Our Classical Conversations community had a scheduled break week, so that gave us an entire week off of our regular homeschool schedule. With the break, we'd basically have two weeks to do one week's worth of our school work, so I took some of the extra time to fly out and visit my widowed, elderly mom for a few days.
My husband, sister, and I are supporting my mom in various ways so she can live in peace in a clean, safe, nice one-bedroom condo, have what she needs, and enjoy her retirement in ways she desires like trips to the Senior Center everyday. During my visit, I got to see my sister everyday, too, since she works full-time and lives there in town nearby. She helps Mom with all the regular stuff like groceries and doctor's appointments. When I come to town, I like to take care of those really physical tasks mom needs done like cleaning, or moving her Tupperwares filled with holiday decorations into and out of storage, or dumping all the collected recycling and the cat liter, etc. I also scheduled the HVAC maintenance, had Mom's broken garbage disposal replaced, also did some necessary shopping and errands while I was there.
In addition to the labor, I also took some walks outside while listening to my favorite podcasts, just relishing the mild weather where I had no need of a really heavy coat. We also got Mom hooked on Downton Abbey, alternately laughed or yelled about her cats' antics, and ate a lot of good food, some of which Mom made, some I made, and a lot we ordered from local places.
I hope I was an encouragement to my sister, most of all, who, like I said, handles much of Mom's everyday needs, which is a constant job. But this is adulthood. This is what adult children do for their elderly parents. Frankly, this is piety. I know this because of all that the Word of God says about the matter, but interestingly, I also know this because of my intense study of The Aeneid.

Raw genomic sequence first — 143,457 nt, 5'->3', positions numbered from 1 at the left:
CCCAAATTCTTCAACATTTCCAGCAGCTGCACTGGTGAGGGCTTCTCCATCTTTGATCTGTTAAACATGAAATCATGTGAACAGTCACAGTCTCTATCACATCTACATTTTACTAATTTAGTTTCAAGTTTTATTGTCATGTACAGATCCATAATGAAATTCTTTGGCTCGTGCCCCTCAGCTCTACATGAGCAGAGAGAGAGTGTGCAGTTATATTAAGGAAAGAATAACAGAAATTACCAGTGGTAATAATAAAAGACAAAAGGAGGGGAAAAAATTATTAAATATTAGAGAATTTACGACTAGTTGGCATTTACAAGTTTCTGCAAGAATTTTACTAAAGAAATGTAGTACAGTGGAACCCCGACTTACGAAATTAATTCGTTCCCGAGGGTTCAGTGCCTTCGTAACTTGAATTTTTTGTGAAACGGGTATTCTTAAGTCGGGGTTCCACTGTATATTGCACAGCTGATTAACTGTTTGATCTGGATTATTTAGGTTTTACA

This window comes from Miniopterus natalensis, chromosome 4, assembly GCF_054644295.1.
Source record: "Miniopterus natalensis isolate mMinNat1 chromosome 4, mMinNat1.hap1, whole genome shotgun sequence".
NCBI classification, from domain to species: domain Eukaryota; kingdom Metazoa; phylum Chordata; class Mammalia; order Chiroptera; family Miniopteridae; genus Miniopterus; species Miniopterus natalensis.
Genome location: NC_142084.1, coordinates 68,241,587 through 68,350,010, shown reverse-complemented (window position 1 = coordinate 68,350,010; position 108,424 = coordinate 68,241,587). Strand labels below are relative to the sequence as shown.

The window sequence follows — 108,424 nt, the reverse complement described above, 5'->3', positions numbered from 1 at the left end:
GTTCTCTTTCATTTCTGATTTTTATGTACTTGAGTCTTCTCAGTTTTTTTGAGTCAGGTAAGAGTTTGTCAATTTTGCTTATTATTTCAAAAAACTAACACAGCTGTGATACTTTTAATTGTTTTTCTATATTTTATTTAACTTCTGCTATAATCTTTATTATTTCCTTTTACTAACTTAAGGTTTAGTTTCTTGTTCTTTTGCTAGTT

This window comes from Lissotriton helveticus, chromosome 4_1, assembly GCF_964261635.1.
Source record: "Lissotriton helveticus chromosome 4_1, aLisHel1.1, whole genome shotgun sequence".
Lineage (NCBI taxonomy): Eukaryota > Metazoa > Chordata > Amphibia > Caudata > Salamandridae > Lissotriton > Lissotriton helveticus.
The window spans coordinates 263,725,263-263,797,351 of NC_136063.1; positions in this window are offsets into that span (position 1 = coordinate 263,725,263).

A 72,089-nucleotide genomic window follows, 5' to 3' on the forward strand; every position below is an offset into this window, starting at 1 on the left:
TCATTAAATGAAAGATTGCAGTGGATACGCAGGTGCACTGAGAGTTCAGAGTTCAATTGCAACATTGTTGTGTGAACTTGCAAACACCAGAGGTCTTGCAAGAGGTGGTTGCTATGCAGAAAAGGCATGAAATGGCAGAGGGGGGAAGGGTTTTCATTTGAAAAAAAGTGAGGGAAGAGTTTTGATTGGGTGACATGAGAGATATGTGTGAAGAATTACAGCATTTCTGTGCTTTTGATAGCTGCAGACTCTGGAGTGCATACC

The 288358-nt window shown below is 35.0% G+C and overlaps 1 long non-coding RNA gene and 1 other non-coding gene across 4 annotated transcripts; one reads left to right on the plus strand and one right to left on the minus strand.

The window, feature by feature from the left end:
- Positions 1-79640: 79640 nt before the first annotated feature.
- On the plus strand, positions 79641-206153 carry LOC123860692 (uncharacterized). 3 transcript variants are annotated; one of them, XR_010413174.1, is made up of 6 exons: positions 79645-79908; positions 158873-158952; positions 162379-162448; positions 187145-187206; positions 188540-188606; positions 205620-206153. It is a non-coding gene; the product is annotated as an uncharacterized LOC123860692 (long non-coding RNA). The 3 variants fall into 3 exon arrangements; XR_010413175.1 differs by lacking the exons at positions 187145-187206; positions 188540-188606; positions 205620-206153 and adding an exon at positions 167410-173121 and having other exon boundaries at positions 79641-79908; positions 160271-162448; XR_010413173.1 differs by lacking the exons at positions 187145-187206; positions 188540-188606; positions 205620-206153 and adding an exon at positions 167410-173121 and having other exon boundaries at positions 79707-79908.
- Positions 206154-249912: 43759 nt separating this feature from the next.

Aeneas Flees Burning Troy by Barocci
Since my father died and my Mom's well-being, safety, and health has fallen to us, her adult children, I often think of Aeneas carrying his father and dragging his kid from the flames of Troy. There are several paintings that show this scene. I'm also rereading the epics with my daughter and my Challenge 4 class this year, so the scenes are really fresh in my imagination. That image of Aeneas comes to mind when I feel the physical or emotional burden of helping my Mom as she ages, can't work, stops earning, but still has constant needs, while at the same time, I'm also trying to raise my own kids and provide for their constant needs, too. Aeneas put his own desires and fulfillment second to what was right for the previous generation- his father, and he put his desires second to what was best for the next generation- his child. He spanned the generations with his strength.
I am thankful for that image of Aeneas. It inspires me. It helps me know just what to do with this time of my life, and it also quietly testifies these realities of adulthood aren't at all new.